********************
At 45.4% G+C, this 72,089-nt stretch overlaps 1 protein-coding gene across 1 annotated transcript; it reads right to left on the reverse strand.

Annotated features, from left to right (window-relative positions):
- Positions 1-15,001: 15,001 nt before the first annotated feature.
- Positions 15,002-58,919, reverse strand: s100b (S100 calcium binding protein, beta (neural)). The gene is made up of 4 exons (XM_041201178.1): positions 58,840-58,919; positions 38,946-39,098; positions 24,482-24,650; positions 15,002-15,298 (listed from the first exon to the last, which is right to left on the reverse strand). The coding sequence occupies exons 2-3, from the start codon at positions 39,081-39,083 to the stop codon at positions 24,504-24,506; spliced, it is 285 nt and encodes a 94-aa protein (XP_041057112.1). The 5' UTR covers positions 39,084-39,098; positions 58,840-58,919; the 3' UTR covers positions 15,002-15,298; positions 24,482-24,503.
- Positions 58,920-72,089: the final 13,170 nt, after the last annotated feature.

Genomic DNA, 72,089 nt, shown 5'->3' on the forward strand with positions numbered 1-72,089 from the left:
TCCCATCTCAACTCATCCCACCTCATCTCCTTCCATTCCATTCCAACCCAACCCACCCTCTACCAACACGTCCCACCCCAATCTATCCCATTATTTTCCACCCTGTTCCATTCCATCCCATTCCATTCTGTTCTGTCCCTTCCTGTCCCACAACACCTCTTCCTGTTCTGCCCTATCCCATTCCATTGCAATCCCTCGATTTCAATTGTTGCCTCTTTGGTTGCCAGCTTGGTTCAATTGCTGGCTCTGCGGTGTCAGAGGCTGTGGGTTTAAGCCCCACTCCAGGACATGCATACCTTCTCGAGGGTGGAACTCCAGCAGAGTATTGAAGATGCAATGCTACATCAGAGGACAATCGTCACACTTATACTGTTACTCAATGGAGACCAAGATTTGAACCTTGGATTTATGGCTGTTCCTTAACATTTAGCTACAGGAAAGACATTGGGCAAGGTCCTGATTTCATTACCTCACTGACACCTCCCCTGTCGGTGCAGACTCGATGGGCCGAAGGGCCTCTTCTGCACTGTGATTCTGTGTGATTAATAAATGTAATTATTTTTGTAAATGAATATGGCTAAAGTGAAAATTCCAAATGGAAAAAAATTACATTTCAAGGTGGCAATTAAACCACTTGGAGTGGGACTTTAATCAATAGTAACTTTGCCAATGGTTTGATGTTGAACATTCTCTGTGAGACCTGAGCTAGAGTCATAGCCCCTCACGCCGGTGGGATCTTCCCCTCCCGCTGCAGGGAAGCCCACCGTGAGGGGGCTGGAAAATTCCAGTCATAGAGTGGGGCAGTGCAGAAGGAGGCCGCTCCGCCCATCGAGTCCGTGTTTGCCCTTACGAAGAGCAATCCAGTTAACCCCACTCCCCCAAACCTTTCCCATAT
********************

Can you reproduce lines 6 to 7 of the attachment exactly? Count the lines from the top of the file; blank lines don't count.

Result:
Genomic DNA, 72,089 nt, shown 5'->3' on the forward strand with positions numbered 1-72,089 from the left:
TCCCATCTCAACTCATCCCACCTCATCTCCTTCCATTCCATTCCAACCCAACCCACCCTCTACCAACACGTCCCACCCCAATCTATCCCATTATTTTCCACCCTGTTCCATTCCATCCCATTCCATTCTGTTCTGTCCCTTCCTGTCCCACAACACCTCTTCCTGTTCTGCCCTATCCCATTCCATTGCAATCCCTCGATTTCAATTGTTGCCTCTTTGGTTGCCAGCTTGGTTCAATTGCTGGCTCTGCGGTGTCAGAGGCTGTGGGTTTAAGCCCCACTCCAGGACATGCATACCTTCTCGAGGGTGGAACTCCAGCAGAGTATTGAAGATGCAATGCTACATCAGAGGACAATCGTCACACTTATACTGTTACTCAATGGAGACCAAGATTTGAACCTTGGATTTATGGCTGTTCCTTAACATTTAGCTACAGGAAAGACATTGGGCAAGGTCCTGATTTCATTACCTCACTGACACCTCCCCTGTCGGTGCAGACTCGATGGGCCGAAGGGCCTCTTCTGCACTGTGATTCTGTGTGATTAATAAATGTAATTATTTTTGTAAATGAATATGGCTAAAGTGAAAATTCCAAATGGAAAAAAATTACATTTCAAGGTGGCAATTAAACCACTTGGAGTGGGACTTTAATCAATAGTAACTTTGCCAATGGTTTGATGTTGAACATTCTCTGTGAGACCTGAGCTAGAGTCATAGCCCCTCACGCCGGTGGGATCTTCCCCTCCCGCTGCAGGGAAGCCCACCGTGAGGGGGCTGGAAAATTCCAGTCATAGAGTGGGGCAGTGCAGAAGGAGGCCGCTCCGCCCATCGAGTCCGTGTTTGCCCTTACGAAGAGCAATCCAGTTAACCCCACTCCCCCAAACCTTTCCCATAT